But it's not all smooth sailing. If it weren't for the final-day heroics of Edin Dzeko and Sergio Aguero, whose two goals versus QPR in the final three minutes of stoppage time turned an Etihad mausoleum into an all-night rave, United would have been champion yet again. As good as the story is -- do you remember where you were when little Kun scored? -- it doesn't obscure that for that much money, title chases should be over by Christmas.

And so, Roberto Mancini has been talking up superstars this summer yet unable to sign a single one so far because of the expensive vestiges of seasons past. Relics such as Emmanuel Adebayor, Roque Santa Cruz and Wayne Bridge are perennially loaned, yo-yoing back onto the payroll each summer, and must be permanently shipped off to cut an embarrassing payroll.

Similarly, what of top performers such as Carlos Tevez, a high-risk/high-reward player, and Dzeko, unsettled and unhappy with a secondary role? Both are well-paid -- and arguably surplus. (A Deloitte report noted that City spend 114 percent of its 2010-11 revenue on payroll, amounting to 174 million pounds.)

Such is the danger of having so much money to spend: other clubs know it, big-name players know it and, more crucially, the players' agents know it. Ergo, years of careless wage structures and carefree transfer fees must now cease, and if City is to continue to improve it must sell before it can buy. Thank UEFA's financial fair play laws, flimsy as they might well be, for at least forcing Mansour and Mancini to think twice about the transfer window.

So far, the title winners have been rebuffed on all fronts. City failed to snare van Persie; Daniel Agger has a 25 million pound price tag because of who's asking; Daniele De Rossi demands too much in salary; and Edinson Cavani is flatly uninterested.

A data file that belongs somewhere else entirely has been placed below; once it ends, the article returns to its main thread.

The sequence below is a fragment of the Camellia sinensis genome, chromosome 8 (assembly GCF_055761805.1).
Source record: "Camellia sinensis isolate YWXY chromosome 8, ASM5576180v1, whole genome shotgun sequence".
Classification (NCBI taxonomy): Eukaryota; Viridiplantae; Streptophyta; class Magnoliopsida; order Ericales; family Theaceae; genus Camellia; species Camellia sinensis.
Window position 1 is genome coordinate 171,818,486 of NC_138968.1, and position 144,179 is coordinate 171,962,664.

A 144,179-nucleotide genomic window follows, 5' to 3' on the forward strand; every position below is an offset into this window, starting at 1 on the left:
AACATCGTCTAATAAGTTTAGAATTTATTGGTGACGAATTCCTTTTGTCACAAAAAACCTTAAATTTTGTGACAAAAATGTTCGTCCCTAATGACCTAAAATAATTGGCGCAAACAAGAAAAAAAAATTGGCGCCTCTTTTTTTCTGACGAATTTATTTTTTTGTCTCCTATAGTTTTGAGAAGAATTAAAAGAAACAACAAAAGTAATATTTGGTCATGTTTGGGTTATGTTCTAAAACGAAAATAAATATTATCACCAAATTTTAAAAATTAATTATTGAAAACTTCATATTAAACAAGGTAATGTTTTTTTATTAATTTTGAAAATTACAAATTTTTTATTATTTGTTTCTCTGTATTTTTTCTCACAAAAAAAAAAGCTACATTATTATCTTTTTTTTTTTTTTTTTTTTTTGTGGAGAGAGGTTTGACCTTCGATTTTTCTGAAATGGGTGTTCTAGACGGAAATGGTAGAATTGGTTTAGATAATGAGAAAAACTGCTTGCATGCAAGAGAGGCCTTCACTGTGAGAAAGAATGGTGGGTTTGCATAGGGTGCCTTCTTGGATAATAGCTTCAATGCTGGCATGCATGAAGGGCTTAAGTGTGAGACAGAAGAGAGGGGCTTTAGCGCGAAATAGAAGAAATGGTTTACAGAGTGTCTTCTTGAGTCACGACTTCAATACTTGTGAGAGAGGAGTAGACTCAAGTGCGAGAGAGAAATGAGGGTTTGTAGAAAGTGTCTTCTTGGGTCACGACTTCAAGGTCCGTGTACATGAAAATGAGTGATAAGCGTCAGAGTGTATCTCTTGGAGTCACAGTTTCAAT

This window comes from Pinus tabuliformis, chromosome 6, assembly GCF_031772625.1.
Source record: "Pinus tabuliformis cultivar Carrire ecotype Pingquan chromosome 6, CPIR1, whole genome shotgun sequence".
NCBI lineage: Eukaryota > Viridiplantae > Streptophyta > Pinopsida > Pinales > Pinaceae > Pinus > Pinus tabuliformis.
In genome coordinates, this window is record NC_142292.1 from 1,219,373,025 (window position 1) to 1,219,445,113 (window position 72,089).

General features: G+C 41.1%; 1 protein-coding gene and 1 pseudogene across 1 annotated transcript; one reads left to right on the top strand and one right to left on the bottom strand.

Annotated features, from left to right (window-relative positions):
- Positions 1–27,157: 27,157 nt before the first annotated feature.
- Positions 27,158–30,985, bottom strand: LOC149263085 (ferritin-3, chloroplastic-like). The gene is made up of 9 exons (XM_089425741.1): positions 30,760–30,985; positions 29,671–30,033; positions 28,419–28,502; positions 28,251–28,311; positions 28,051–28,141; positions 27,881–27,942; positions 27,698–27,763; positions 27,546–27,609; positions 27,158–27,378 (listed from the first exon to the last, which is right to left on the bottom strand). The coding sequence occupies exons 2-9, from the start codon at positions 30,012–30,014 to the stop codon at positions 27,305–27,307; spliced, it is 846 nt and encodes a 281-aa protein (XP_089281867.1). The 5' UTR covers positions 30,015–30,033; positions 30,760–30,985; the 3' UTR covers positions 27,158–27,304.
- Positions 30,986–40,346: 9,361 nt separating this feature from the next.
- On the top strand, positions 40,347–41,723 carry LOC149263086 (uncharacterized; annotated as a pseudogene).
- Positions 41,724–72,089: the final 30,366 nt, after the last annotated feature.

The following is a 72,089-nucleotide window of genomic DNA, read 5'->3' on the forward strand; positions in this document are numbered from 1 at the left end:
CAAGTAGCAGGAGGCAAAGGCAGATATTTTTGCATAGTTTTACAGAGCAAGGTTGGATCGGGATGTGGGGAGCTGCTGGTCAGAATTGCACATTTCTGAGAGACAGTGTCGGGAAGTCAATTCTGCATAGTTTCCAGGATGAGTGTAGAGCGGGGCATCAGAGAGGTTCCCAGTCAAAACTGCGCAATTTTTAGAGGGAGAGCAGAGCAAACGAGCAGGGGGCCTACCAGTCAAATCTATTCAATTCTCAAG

Mancini already has voiced his frustration at the lack of new signings, which is hilarious to any team that actually tries to live within its means. Where it goes from here is anyone's guess.

Fans will be happy that: The first league title is under the belt. City showed composure and pedigree down the stretch with six straight wins and clearly can handle the pressure at the top.

Fans will be sad that: There are no new signings (yet) to crow about. While Chelsea, Arsenal and Manchester United have all rearmed to varying degrees, that City is left with the same misshapen, combustible squad is a worry.

Star to savor: It's all about Yaya Toure. David Silva labored in the second half of the season as teams packed the defensive third and restricted his space, but few could contain the rampaging, do-everything Ivorian in the middle of the field.

Intangibles: The tender nerves and powder keg egos of City's forwards. Space is limited up front in Mancini's regime, so who of Tevez, Dzeko, Aguero and Mario Balotelli gets regular playing time? And how does that impact those left on the bench? All four are gifted, expensive and not without flaws.

Prediction: First again, but another struggle, as per last season.

Arsenal

Last Season: Third (70 points)

Key Signings: FW Lukas Podolski (FC Cologne), FW Olivier Giroud (Montpellier), MF Santi Cazorla (Malaga CF)

Key Departures: GK Manuel Almunia (Watford), MF Denilson (Sao Paulo, loan), FW Robin van Persie (Manchester United)

Core Story: The sky is falling at the Emirates. Or it's just another transfer window in which a key player departs in search of greener vales and more lucrative pay packets. The palpable sense of dread is so strong that the Gunners could exploit it as another revenue stream if bottled and sold.

So with van Persie off to Old Trafford -- on the back of an injury-free season in 2011-12 and career-best 30-goal, nine-assist mark -- what is left for Arsene Wenger?

For once, there's plenty of talent still at his beck and call. Normally, such news (the acrimony of Samir Nasri and Cesc Fabregas' departures still lingers) would send Arsenal fans into therapy, but in a spot of prescience two new strikers are already in training.

Whether Giroud (Ligue 1's top scorer last term) and Podolski (31 goals in his last two Bundesliga seasons) can match or surpass van Persie's prodigious goal-a-game pace remains to be seen. But what can be quantified is the addition of Santi Cazorla, a gifted Spanish playmaker at ease anywhere in the attacking third. Backed by Aaron Ramsey and Mikel Arteta in midfield -- rumors of Song leaving are offset by talks of Real Madrid loanee Nuri Sahin as a possible replacement -- it seems as if Arsenal is well-positioned to handle any further storms.